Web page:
Abstract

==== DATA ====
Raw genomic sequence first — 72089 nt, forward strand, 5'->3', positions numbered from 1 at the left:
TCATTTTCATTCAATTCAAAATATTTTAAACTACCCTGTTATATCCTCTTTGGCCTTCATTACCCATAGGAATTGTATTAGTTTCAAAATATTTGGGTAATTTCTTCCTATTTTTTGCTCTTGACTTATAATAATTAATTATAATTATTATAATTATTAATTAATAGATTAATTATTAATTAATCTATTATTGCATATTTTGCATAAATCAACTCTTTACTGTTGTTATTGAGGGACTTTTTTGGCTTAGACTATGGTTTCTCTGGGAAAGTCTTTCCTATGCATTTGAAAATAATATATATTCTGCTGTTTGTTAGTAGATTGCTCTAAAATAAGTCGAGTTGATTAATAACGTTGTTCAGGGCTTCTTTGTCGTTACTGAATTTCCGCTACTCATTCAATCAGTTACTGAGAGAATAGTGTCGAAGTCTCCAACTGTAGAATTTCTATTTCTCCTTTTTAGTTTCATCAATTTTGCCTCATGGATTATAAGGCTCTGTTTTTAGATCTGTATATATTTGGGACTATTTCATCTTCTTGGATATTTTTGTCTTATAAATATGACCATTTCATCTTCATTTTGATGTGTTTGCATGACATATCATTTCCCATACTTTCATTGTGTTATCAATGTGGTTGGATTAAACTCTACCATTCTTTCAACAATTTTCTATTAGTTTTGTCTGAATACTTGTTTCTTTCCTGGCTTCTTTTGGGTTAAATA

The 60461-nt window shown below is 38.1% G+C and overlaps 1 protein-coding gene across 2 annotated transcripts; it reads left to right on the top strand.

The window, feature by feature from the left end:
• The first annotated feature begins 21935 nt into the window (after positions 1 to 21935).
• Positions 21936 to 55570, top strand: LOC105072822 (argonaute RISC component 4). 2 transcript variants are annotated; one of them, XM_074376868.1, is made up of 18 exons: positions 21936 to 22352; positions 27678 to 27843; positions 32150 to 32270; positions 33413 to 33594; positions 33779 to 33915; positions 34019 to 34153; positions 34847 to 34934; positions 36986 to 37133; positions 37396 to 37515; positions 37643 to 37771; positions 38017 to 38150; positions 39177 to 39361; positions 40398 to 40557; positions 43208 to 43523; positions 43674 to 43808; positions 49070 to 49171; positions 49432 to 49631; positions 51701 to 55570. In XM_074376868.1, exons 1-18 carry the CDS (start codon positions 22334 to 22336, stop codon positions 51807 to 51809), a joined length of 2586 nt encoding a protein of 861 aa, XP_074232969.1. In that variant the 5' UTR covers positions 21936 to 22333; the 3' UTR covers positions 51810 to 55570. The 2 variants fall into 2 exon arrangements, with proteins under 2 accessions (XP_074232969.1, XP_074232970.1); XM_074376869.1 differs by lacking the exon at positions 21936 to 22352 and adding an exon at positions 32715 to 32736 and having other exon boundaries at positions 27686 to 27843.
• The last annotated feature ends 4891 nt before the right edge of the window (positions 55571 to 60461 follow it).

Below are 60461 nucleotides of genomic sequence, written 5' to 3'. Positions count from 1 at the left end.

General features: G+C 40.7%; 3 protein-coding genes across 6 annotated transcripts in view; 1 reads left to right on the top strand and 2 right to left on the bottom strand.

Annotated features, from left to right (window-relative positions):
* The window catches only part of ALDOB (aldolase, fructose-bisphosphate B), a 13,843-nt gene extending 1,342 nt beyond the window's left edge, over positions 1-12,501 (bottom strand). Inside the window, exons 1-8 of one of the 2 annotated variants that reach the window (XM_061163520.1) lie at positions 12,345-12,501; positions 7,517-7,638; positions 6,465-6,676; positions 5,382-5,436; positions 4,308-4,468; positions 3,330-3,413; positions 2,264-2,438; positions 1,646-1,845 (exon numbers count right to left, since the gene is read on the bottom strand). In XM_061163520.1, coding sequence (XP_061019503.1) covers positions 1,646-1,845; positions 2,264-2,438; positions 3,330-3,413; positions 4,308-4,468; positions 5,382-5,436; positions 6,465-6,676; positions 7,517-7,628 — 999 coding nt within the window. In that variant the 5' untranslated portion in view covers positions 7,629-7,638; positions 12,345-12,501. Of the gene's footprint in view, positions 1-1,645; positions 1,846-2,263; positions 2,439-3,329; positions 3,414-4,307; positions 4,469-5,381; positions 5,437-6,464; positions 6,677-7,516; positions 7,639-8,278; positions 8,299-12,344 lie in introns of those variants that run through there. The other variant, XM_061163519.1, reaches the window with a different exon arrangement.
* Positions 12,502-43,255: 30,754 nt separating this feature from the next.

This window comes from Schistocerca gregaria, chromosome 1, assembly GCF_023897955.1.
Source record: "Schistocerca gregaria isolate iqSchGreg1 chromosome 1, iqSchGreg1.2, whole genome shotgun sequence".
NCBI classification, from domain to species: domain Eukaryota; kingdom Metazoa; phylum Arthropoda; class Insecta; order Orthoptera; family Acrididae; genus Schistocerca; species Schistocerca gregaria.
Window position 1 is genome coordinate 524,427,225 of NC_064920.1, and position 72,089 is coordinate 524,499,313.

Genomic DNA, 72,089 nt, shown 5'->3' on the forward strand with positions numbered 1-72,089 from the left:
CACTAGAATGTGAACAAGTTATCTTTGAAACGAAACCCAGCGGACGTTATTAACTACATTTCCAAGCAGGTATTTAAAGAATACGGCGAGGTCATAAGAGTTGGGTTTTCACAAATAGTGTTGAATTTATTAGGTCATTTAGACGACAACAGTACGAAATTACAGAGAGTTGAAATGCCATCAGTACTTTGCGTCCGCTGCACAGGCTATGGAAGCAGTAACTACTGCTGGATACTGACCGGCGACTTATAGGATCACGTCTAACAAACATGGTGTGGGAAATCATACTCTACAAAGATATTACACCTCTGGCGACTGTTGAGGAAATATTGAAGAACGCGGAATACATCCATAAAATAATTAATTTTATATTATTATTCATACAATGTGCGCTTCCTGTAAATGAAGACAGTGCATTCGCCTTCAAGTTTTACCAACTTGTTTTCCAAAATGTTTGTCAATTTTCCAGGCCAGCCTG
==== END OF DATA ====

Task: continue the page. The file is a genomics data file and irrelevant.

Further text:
A thin marine limestone and calcareous mudstone unit (Portland Point Member) in the Hamilton Group grades laterally into sandstones of the Cooksburg Member when traced eastwards toward a palaeoshoreline. Sedimentological analysis of the Cooksburg Member shows it to consist of a complex of shallow- marine deposits together with sediments of tidal flat and beach environments. These sediments formed during a brief transgressive period during regional Devonian regression. This transgression comprised two phases of sea level rise, an initial slow rise of about 7 m followed by a more rapid rise of about 11 m. Calcareous sandstones with fossil debris, and bioclastic limestone and calcareous shale of the Portland Point Member were deposited offshore on a continental-shelf-like area. Towards the south, in relatively deeper water, calcareous fossiliferous siltstones were deposited. The whole area was subject to complex water movements of tidal and wave origin. This sedimentary assemblage can be causally related to a rise of sea level having two principal side effects. First, the rate of alluvial deposition on the floodplain lying to the east was increased, and second, the nearshore marine profile of equilibrium was disturbed. The result was rapid deposition of sands nearshore to form the Cooksburg Member, whereas the reduced supply of terrigenous detritus to the shelf allowed concentration of bioclastic debris to form the Portland Point Limestone.

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